The JSR-352 (Batch Applications for the Java platform) has been released and included in JEE7 over half a year ago, so now I see conference talks and workshops popping up explaining it, and that’s a good thing, people need to know about it. Spring Batch had a lot of influence in the spec and will implement it in Spring Batch 3.0.
Since the JSR-352 explicitly targets the Java Enterprise AND the Java Standard Edition, I see arguments coming up that you should use the application server’s implementation of the JSR-352 whenever you’re in a JEE environment, and that you can use Spring Batch whenever you’re not. I don’t think it’s that easy.
Actually, using Spring Batch in a JEE environment is a quite common thing these days. Classic batch processing is an enterprise thing, and a lot of them still operate on JEE application servers. And hey, you get XA transactions to work there, so in many cases it’s a reasonable thing to do.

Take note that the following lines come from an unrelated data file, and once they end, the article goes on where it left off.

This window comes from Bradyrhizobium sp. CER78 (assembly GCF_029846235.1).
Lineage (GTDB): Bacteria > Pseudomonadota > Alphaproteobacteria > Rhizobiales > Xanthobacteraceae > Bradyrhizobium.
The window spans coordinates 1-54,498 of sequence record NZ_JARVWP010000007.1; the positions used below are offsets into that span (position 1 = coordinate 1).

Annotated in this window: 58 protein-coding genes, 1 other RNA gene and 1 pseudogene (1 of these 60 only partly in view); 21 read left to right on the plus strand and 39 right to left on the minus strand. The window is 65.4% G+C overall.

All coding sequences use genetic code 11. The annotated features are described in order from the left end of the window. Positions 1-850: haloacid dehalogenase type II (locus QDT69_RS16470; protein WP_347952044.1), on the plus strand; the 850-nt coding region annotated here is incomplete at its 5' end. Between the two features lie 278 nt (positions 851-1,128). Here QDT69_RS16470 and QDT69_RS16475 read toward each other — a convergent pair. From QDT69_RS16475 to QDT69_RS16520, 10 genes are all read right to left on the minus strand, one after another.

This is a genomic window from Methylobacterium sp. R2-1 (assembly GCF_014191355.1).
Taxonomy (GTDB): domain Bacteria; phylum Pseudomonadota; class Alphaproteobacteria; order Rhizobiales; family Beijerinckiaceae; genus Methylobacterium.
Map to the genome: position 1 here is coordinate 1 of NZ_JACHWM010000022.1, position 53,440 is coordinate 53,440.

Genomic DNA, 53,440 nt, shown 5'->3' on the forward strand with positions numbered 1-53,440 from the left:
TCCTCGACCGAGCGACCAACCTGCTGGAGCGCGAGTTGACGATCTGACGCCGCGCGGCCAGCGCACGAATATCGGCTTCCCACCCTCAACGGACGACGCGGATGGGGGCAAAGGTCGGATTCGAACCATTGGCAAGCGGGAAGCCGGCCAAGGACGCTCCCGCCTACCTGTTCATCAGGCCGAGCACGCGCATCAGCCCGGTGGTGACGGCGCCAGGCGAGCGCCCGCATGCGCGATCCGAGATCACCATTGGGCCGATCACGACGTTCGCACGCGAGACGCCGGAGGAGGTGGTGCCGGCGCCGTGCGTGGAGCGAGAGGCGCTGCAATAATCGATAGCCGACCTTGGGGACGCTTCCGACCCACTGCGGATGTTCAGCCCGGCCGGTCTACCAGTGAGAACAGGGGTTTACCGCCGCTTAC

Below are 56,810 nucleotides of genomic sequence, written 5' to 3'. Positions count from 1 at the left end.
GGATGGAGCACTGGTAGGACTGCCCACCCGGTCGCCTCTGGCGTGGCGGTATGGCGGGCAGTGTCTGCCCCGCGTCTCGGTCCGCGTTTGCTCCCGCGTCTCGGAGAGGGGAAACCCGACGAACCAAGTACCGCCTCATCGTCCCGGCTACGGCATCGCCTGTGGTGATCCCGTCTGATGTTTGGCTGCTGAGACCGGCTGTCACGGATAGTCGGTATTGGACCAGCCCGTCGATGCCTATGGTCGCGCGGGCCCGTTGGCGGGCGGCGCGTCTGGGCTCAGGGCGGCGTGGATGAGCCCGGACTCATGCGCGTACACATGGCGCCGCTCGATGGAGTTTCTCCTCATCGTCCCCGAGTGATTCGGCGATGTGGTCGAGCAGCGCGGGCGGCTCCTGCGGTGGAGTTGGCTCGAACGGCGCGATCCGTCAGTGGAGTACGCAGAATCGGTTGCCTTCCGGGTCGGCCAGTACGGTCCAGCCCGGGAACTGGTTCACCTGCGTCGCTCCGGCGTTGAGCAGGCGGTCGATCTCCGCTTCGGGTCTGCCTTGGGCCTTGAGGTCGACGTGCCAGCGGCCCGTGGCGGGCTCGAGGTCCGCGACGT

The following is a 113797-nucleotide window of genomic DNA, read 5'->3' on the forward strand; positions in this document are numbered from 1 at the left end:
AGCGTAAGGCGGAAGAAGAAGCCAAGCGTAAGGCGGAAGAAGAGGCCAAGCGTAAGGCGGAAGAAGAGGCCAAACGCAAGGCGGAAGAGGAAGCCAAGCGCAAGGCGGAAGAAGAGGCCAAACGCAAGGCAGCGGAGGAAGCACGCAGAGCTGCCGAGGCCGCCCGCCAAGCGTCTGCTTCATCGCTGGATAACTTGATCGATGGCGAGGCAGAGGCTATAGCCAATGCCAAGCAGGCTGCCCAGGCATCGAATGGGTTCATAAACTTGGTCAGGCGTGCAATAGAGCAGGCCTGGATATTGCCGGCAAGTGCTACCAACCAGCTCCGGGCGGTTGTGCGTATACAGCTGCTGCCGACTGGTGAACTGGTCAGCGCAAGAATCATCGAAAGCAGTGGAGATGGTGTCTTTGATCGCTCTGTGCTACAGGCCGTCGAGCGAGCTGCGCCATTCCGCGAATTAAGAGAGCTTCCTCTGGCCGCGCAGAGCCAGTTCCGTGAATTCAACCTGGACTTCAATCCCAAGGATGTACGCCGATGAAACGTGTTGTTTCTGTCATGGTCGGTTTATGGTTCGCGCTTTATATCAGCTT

I will talk about criteria for choosing an implementation of the JSR-352 in a future post, today I just want to point out that you have a choice, even if your application server vendor is fix. And if it’s not, you even have more choices.
The architecture for running JSR-352 batch jobs in your JEE7 application server with its implementation of JSR-352 looks like this:
The architecture for running JSR-352 batch jobs in your JEE application server with Spring Batch looks like this:
This deployment model is running very stable at a lot of customers, and liking or not liking one or another is an academic thing, since both work well, and that’s what counts in the enterprise (actually, we don’t know if the JEE7 only model works well, since there are no serious implementations until now).
Okay, so you have a choice, then how do you choose? Of course, it’s not about what the JSR-352 offers, since everybody’s implementing it. You choose an implementation of the JSR-352 by what it offers beyond the JSR-352. In a following blog post I will put together criteria for choosing, so stay tuned.